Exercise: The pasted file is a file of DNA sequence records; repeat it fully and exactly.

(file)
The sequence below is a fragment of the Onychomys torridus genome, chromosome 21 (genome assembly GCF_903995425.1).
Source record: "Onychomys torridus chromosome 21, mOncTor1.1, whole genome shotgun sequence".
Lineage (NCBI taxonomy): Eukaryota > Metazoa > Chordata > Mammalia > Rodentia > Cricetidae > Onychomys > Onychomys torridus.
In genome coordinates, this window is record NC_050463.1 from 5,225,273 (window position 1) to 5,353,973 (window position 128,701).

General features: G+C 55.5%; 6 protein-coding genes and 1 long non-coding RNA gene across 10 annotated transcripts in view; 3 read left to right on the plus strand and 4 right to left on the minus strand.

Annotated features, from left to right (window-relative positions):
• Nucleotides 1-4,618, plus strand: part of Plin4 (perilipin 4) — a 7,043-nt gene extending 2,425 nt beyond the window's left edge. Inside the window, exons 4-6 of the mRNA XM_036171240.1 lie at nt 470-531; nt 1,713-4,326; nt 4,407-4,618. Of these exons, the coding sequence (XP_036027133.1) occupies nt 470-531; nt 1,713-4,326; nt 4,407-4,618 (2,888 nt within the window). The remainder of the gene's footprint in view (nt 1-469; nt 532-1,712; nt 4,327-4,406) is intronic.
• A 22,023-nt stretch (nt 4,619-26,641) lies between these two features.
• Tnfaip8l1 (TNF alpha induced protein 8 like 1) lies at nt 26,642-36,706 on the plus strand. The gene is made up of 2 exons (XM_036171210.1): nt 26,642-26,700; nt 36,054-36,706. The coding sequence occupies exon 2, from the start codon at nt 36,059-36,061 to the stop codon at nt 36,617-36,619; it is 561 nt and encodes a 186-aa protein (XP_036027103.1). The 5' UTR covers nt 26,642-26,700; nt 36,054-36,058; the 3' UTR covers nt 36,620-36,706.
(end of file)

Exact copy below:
The sequence below is a fragment of the Onychomys torridus genome, chromosome 21 (genome assembly GCF_903995425.1).
Source record: "Onychomys torridus chromosome 21, mOncTor1.1, whole genome shotgun sequence".
Lineage (NCBI taxonomy): Eukaryota > Metazoa > Chordata > Mammalia > Rodentia > Cricetidae > Onychomys > Onychomys torridus.
In genome coordinates, this window is record NC_050463.1 from 5,225,273 (window position 1) to 5,353,973 (window position 128,701).

General features: G+C 55.5%; 6 protein-coding genes and 1 long non-coding RNA gene across 10 annotated transcripts in view; 3 read left to right on the plus strand and 4 right to left on the minus strand.

Annotated features, from left to right (window-relative positions):
• Nucleotides 1-4,618, plus strand: part of Plin4 (perilipin 4) — a 7,043-nt gene extending 2,425 nt beyond the window's left edge. Inside the window, exons 4-6 of the mRNA XM_036171240.1 lie at nt 470-531; nt 1,713-4,326; nt 4,407-4,618. Of these exons, the coding sequence (XP_036027133.1) occupies nt 470-531; nt 1,713-4,326; nt 4,407-4,618 (2,888 nt within the window). The remainder of the gene's footprint in view (nt 1-469; nt 532-1,712; nt 4,327-4,406) is intronic.
• A 22,023-nt stretch (nt 4,619-26,641) lies between these two features.
• Tnfaip8l1 (TNF alpha induced protein 8 like 1) lies at nt 26,642-36,706 on the plus strand. The gene is made up of 2 exons (XM_036171210.1): nt 26,642-26,700; nt 36,054-36,706. The coding sequence occupies exon 2, from the start codon at nt 36,059-36,061 to the stop codon at nt 36,617-36,619; it is 561 nt and encodes a 186-aa protein (XP_036027103.1). The 5' UTR covers nt 26,642-26,700; nt 36,054-36,058; the 3' UTR covers nt 36,620-36,706.